The most common treatment for pyometra is usually surgical. The most aggressive procedure, but also the most effective, is an ovariohysterectomy, meaning the extraction of the uterus and ovaries.

This extremely invasive procedure signals the end of the animal’s reproductive life, but completely eliminates the chances of developing the disease. Another less invasive treatment is lavage of the uterus or applying a transcervical drain.

The administration of antibiotics and prostaglandins can also help eliminate the infection. This non-surgical approach is effective, however, only in those infections with lower severity.

Your pet will have to stay at the local vet hospital for a few days after surgery. Recovery time depends on their condition but most pets are back in action within weeks.

What are the extra costs?

As we mentioned above, some tests will be conducted by the veterinarian before the surgery in order to determine if treatment should be started. A series of blood and urine samples are taken, as well as an ultrasound to check for infection. The cost depends on who performs them but can easily add another $550 to $1,100 to the total estimate.

After the treatment, to help your pet recover, you should budget for antibiotics. This can cost anywhere between $80 and $100 per prescription depending on how many days worth of supply will be needed.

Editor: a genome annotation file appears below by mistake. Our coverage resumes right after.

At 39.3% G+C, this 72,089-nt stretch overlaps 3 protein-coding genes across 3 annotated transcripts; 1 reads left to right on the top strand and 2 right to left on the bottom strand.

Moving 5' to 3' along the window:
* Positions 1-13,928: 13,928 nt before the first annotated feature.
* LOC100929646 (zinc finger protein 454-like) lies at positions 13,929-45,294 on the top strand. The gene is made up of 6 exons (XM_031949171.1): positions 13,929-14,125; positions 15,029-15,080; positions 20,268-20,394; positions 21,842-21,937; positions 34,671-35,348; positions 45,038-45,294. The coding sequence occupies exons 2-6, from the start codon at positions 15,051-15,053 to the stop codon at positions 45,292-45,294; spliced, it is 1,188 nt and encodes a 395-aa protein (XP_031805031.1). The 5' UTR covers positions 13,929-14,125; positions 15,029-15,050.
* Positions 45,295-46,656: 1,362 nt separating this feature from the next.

If necessary, the intravenous fluid therapy will cost another $160 to $320.

Important things to consider

Some cats or dogs with pyometra show no symptoms, or show vague clinical signs such as lethargy, fever, dehydration, low appetite, vomiting, a swollen and painful abdomen, accentuated and abnormal thirst, or very frequent urination.

The risk of pyometra increases as cats and dogs get older and go through more and more menstrual cycles, without giving birth to puppies. Pyometra usually occurs two to eight weeks after the last heat period, so unsterilized cats or dogs have the highest risk of developing the infection.

The use of progesterone-based drugs can cause uterine changes, so non-sterilized females who have received hormones should be closely monitored.

Although very rare, spayed cats or dogs can be affected by pyometra.

How can I save money?

If you want to avoid paying costly veterinarian bills, it is important that your dog or cat be spayed as soon as possible. When an animal’s uterus gets removed in a procedure known as uterine combustion (uterine lavage), there will no longer be room for pyometra. The costs for a six-month-old pet can be anywhere between $320 and $630 depending on their specific breed, but getting them sterilized through charity organizations could reduce this expense by up to 60%.

If you’re unable to pay for your pet’s treatment in full, the vet may be able to set up a payment plan or refer you out to a company that can help with a loan.